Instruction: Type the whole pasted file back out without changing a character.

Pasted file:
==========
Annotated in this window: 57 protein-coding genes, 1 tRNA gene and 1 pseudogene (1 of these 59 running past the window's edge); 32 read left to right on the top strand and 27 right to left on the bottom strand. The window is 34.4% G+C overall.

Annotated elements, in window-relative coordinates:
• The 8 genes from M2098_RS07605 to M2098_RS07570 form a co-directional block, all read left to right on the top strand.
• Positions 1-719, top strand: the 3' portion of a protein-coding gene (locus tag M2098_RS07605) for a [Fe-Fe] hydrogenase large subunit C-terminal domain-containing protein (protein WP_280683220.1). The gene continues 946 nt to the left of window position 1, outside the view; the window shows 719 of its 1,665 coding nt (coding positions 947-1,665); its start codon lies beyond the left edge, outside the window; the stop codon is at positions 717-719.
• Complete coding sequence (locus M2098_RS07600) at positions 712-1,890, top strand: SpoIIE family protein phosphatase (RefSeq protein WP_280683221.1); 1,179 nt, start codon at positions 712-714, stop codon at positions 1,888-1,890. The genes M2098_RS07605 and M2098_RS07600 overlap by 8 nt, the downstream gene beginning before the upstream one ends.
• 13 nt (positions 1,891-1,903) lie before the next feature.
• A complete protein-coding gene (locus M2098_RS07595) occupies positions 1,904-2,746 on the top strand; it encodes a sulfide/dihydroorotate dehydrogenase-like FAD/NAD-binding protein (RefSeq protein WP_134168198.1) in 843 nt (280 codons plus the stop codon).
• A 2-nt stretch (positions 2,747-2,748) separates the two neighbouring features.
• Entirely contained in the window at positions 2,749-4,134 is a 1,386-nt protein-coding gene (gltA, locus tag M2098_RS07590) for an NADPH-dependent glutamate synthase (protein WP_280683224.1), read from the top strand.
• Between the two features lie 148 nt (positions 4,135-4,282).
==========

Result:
Annotated in this window: 57 protein-coding genes, 1 tRNA gene and 1 pseudogene (1 of these 59 running past the window's edge); 32 read left to right on the top strand and 27 right to left on the bottom strand. The window is 34.4% G+C overall.

Annotated elements, in window-relative coordinates:
• The 8 genes from M2098_RS07605 to M2098_RS07570 form a co-directional block, all read left to right on the top strand.
• Positions 1-719, top strand: the 3' portion of a protein-coding gene (locus tag M2098_RS07605) for a [Fe-Fe] hydrogenase large subunit C-terminal domain-containing protein (protein WP_280683220.1). The gene continues 946 nt to the left of window position 1, outside the view; the window shows 719 of its 1,665 coding nt (coding positions 947-1,665); its start codon lies beyond the left edge, outside the window; the stop codon is at positions 717-719.
• Complete coding sequence (locus M2098_RS07600) at positions 712-1,890, top strand: SpoIIE family protein phosphatase (RefSeq protein WP_280683221.1); 1,179 nt, start codon at positions 712-714, stop codon at positions 1,888-1,890. The genes M2098_RS07605 and M2098_RS07600 overlap by 8 nt, the downstream gene beginning before the upstream one ends.
• 13 nt (positions 1,891-1,903) lie before the next feature.
• A complete protein-coding gene (locus M2098_RS07595) occupies positions 1,904-2,746 on the top strand; it encodes a sulfide/dihydroorotate dehydrogenase-like FAD/NAD-binding protein (RefSeq protein WP_134168198.1) in 843 nt (280 codons plus the stop codon).
• A 2-nt stretch (positions 2,747-2,748) separates the two neighbouring features.
• Entirely contained in the window at positions 2,749-4,134 is a 1,386-nt protein-coding gene (gltA, locus tag M2098_RS07590) for an NADPH-dependent glutamate synthase (protein WP_280683224.1), read from the top strand.
• Between the two features lie 148 nt (positions 4,135-4,282).